"Rain will continue to fall in the greater Jakarta area ... the potential for flooding remains," a spokesman for the Meteorology Climatology Meteorology and Geophysics Agency told Reuters. He said rain was expected to remain heavy in mountains above Jakarta, often the source of floodwater.

Four people were reported to have been killed, according to the National Disaster Prevention Agency, which urged residents to stay at home to reduce traffic congestion on blocked roads.

Torrential rain was reported across much of the country, including the main island of Java and heavily agricultural area of southern Sumatra.

However, officials said there had been no reports of any serious damage to key crops such as rice, sugar and palm oil.

An estimated more than 175 mm (7 inches) of rain fell in one part of west Jakarta between 7 a.m. and midday.

"In 30 years of my life here it has never flooded, ever. This is the very first time," said Ninuk, 30, a resident of central Jakarta.

Floods even forced the country's anti-corruption agency to move some of its most prominent prison inmates, including a former deputy head of the central bank, to a notorious women's prison, Pondok Bambu, in east Jakarta, a spokesman said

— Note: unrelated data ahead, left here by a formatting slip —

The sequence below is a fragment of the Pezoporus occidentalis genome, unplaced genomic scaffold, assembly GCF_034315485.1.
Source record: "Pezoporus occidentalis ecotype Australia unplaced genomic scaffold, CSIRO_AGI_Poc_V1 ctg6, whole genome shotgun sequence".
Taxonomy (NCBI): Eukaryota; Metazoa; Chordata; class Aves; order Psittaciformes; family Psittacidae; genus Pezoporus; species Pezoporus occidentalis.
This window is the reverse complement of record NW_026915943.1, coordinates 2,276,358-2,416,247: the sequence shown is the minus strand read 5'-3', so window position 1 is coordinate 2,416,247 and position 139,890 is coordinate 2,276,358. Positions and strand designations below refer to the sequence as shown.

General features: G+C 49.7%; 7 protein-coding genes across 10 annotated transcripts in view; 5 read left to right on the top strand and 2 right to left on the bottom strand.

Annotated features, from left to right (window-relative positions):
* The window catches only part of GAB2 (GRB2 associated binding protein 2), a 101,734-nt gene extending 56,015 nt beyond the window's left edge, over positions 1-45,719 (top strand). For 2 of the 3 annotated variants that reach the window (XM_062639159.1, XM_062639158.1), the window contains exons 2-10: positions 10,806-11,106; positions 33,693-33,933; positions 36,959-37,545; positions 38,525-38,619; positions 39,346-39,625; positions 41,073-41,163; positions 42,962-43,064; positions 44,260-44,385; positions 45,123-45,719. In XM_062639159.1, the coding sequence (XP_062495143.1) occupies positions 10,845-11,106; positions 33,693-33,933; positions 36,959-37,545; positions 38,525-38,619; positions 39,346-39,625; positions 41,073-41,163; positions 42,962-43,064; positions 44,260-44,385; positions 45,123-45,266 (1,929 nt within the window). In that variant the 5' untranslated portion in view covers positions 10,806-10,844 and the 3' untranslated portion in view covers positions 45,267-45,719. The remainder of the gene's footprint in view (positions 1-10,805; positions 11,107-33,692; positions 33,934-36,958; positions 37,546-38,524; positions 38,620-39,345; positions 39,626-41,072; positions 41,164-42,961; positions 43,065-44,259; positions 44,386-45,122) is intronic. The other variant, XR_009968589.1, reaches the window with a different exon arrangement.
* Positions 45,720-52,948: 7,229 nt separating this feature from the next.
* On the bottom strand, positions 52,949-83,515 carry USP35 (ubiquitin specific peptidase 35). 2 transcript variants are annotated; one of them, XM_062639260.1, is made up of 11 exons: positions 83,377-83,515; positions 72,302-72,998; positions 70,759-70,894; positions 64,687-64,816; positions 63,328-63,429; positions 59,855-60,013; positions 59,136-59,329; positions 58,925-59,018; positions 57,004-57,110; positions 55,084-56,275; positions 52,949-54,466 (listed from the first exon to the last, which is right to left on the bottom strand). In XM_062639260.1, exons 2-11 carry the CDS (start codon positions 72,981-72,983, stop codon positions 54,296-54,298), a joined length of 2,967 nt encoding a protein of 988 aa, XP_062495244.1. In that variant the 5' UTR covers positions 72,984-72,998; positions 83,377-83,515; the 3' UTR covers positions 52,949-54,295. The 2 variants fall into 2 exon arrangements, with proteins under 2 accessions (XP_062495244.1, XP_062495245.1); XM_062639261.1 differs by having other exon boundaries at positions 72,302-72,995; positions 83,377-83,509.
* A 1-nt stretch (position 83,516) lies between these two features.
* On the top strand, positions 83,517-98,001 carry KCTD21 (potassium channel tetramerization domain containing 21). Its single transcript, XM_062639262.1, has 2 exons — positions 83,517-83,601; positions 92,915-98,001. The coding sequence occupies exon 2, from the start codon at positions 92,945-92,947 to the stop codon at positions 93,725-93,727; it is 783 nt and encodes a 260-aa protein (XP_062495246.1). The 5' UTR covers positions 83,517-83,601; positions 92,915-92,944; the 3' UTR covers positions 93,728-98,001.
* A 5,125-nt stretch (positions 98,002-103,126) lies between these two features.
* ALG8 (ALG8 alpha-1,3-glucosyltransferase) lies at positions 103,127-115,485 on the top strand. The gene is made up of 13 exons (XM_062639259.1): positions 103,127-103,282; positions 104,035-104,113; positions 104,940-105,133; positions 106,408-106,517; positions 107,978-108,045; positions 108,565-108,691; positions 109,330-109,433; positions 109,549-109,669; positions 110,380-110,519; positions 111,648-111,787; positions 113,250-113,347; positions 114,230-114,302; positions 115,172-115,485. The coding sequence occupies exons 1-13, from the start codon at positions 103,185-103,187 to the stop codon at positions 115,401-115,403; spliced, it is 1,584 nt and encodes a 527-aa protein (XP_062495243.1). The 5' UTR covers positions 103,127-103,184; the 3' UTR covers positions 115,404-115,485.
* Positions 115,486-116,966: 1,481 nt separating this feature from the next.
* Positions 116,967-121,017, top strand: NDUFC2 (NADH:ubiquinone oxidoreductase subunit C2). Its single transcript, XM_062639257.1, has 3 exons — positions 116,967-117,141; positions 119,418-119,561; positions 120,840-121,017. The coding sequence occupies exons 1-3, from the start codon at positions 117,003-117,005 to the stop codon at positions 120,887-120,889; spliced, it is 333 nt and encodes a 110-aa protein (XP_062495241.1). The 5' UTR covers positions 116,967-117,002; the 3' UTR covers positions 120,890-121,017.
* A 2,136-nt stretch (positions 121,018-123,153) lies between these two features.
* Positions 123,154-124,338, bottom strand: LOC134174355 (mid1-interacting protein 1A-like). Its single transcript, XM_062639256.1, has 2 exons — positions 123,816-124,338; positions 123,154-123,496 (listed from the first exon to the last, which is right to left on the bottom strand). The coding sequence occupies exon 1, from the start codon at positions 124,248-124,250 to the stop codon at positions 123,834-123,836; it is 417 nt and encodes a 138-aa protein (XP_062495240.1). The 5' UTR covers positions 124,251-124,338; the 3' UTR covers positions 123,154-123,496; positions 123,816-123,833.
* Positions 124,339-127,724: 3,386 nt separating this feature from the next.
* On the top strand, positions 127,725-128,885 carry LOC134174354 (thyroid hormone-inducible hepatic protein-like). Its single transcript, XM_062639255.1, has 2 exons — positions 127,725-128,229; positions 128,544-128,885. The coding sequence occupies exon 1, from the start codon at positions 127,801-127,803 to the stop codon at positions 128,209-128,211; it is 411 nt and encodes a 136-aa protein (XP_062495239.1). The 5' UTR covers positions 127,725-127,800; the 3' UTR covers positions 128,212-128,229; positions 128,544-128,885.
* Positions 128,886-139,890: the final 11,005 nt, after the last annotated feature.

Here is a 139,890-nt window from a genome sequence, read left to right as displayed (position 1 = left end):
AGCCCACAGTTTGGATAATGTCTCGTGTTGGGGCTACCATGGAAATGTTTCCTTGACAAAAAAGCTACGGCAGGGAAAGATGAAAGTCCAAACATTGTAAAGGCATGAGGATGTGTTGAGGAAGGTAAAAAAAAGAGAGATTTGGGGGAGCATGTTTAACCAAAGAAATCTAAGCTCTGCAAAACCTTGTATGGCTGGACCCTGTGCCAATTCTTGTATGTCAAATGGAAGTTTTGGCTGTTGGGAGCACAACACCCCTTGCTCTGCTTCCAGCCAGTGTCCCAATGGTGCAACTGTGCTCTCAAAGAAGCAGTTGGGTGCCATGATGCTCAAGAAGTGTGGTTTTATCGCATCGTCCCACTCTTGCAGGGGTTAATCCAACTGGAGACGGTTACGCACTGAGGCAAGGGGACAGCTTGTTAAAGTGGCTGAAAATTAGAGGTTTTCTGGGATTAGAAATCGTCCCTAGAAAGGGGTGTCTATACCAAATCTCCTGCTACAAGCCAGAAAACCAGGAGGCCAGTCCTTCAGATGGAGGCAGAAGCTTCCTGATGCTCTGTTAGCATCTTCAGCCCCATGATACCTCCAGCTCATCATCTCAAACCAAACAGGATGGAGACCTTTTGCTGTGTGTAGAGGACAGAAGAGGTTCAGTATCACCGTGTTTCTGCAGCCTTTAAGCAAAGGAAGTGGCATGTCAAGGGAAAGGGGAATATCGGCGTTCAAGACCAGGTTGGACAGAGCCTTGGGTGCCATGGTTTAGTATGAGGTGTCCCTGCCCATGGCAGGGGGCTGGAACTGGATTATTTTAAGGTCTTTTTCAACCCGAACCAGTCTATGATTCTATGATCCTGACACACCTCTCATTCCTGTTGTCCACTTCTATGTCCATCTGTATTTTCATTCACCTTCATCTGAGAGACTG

The flooding will put pressure on the capital's popular new governor, Joko Widodo, who came to office last October with promises to work to fix a huge array of basic infrastructure problems that bedevil the city of about 10 million people.

"The government has to do something to prevent floods ... If it needs to build stronger dykes, then build them," said Syaiful Bakhri, a taxi driver whose car was stuck in the flood.

In the centre of Jakarta, where streets are jammed at the best of times, long lines of idled cars waited for waist-deep water to recede. An inflatable dinghy provided by emergency services ferried people to safety across water dividing the heart of the city.

The city's main airport was open but many roads leading to it were reportedly blocked. Most commuter trains and buses were suspended.

The Jakarta Stock Exchange did open but trading was light.

Flooding was even reported at the presidential palace, forcing the postponement of a meeting between President Susilo Bambang Yudhoyono and his visiting Argentine counterpart, Cristina Fernandez.

(Additional reporting by Michael Taylor and Janeman Latul; Writing by Jonathan Thatcher; Editing by Robert Birsel)